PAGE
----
Tait’s exploration of the lives of University of Nebraska at Omaha (UNO) students belonging to the Omaha Indian tribe provides insights into the white-dominated institution of the 1970s, characterized by marginalizing and bigoted attitudes towards Omaha Indians. Tait unveils some of the history of Native/non-Native relations scarred by exploitation, power-struggles, and white dominance. Using the concept of white privilege, Tait demonstrates how stereotyped representations have shaped most non-Indians’ understanding of Indians in very problematic ways. She also traces the history of the “Red Power” Movement that inspired Native Americans to reclaim their heritage, which had often been compromised in order to assimilate into mainstream American society. The changes that have informed Native-white relations over the four century period of colonization are also reflected in the University’s evolving regard for American Indian students, including abolishing the use of the Oumpi Indian as UNO’s team name and mascot.
Three beautiful young women with long dark braids, one holding an eagle feather, look serenely out from a 1975 Gateway photograph. The accompanying article in the University of Nebraska at Omaha (UNO) student newspaper names them as Elsie Harlan (insert hyperlink to WCAP Interview Profile), Rosa Porter, and Carolyn Avey. This front page article, promoting the upcoming Indian Heritage Days, quotes the President of the campus chapter of American Indian United, Elsie Harlan: “[T]his city of Omaha is named after a tribe . . . but there’s really no recognition of Indians on campus during the regular school year” (1). Four years before, in 1971, another front page article describes the successful lobbying by Native American students to eliminate UNO’s Indian mascot, team name, and festival (Gateway May 1971 1). Rewind back to 1934. A front page Gateway article enthuses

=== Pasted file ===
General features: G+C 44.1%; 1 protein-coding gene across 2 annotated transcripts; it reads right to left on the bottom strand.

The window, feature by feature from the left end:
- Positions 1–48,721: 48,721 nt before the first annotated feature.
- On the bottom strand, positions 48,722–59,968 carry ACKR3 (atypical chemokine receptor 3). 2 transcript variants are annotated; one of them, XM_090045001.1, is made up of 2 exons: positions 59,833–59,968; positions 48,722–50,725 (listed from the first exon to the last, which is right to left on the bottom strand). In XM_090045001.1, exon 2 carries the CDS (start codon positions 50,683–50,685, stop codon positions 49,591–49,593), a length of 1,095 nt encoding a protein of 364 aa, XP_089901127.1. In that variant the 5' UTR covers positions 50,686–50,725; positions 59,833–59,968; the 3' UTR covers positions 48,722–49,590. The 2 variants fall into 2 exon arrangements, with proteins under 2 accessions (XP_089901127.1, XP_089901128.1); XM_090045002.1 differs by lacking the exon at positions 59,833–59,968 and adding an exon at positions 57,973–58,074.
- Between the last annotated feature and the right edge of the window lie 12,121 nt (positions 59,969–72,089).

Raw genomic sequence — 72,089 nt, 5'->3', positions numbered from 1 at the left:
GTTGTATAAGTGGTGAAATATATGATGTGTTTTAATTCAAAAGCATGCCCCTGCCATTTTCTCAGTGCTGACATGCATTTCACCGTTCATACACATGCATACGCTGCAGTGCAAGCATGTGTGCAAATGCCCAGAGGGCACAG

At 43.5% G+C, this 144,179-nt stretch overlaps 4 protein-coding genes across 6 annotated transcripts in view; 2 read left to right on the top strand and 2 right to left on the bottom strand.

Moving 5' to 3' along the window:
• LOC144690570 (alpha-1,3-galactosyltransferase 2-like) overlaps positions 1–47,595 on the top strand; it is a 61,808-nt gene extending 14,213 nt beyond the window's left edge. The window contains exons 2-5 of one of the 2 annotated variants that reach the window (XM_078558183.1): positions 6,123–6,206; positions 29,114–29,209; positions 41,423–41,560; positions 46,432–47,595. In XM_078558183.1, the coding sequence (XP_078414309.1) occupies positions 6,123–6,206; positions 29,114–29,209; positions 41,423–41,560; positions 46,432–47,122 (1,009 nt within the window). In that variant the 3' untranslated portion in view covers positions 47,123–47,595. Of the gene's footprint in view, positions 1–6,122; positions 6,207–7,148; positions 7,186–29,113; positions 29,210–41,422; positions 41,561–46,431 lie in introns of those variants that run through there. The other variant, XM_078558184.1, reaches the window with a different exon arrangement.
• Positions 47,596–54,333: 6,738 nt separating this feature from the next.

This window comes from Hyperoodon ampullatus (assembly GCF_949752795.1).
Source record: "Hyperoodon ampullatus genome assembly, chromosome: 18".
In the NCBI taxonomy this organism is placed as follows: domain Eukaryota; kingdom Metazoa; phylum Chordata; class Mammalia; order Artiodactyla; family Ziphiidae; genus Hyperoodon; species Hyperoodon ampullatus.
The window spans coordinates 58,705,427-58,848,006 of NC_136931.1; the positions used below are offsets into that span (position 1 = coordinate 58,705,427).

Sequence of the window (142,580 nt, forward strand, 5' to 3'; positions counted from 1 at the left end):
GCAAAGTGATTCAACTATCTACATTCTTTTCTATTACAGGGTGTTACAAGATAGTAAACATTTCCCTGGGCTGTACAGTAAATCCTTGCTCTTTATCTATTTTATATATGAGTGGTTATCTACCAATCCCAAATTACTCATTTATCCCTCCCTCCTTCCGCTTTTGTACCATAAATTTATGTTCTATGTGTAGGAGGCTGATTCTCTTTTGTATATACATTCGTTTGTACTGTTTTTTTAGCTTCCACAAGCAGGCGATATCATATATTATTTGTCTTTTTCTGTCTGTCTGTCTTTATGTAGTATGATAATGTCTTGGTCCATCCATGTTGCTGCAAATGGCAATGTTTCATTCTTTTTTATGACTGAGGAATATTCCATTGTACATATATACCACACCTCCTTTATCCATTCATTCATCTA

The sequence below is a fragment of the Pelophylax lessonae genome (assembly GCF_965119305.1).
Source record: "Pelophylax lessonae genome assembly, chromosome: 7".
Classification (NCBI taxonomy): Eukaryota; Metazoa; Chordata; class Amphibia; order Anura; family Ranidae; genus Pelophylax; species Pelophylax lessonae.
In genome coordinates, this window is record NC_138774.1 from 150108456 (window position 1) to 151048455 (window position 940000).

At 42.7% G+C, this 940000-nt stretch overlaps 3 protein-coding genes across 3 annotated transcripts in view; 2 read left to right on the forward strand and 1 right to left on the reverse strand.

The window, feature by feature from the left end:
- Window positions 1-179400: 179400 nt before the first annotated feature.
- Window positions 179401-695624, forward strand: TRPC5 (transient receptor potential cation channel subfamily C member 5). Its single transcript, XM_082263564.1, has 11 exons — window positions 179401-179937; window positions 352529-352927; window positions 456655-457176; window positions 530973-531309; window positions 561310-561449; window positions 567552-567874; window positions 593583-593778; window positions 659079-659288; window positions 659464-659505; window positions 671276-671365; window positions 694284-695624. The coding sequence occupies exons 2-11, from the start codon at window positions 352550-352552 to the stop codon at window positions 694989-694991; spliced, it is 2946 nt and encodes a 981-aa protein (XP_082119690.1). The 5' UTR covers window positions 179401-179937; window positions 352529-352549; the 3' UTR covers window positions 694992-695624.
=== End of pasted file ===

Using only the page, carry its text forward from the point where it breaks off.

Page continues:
Part of becoming aware of this racist lens requires us to look at the effect of white privilege on access to society’s benefits, particularly societal power, wealth, and prestige. Frances Kendall, in her book Understanding White Privilege, defines “white privilege” as “an institutional, rather than personal, set of benefits granted to those of us who, by race, resemble the people who hold the power positions in our institutions” and explains that “one of the primary privileges is having greater access to power and resources than people of color do” (63). Along with greater access comes a belief system to rationalize this unequal distribution: racism. A racist perspective is bolstered by stereotypes and prejudices. Those of us who are white must attempt to emerge from the clouded vision of white privilege, to look through a “race neutral” lens, for it is
Native and non-Native writers are beginning to retell American history from the perspective of the oppressed peoples (usually minority ethnic groups), rather than the victors (usually whites). In these versions, Americans are reminded that “as this nation was born and expanded, the result was the decimation and genocide of a people [the Indians] and their way of life” (Zendejas vii). When Columbus arrived in the New World and mistakenly named the inhabitants “Indians,” he and his crew began the long process of “slaughtering” the Natives in the name of colonization (Kendall 64). Rather than the brave hero Columbus is presented as in American schools and on Columbus Day, Native Americans see him as “a savage despoiler who brought slavery, disease, and genocide” (Worsnop 1).
The genocide was literal. Howard Zinn confirms in A People’s History of the United States, a re-telling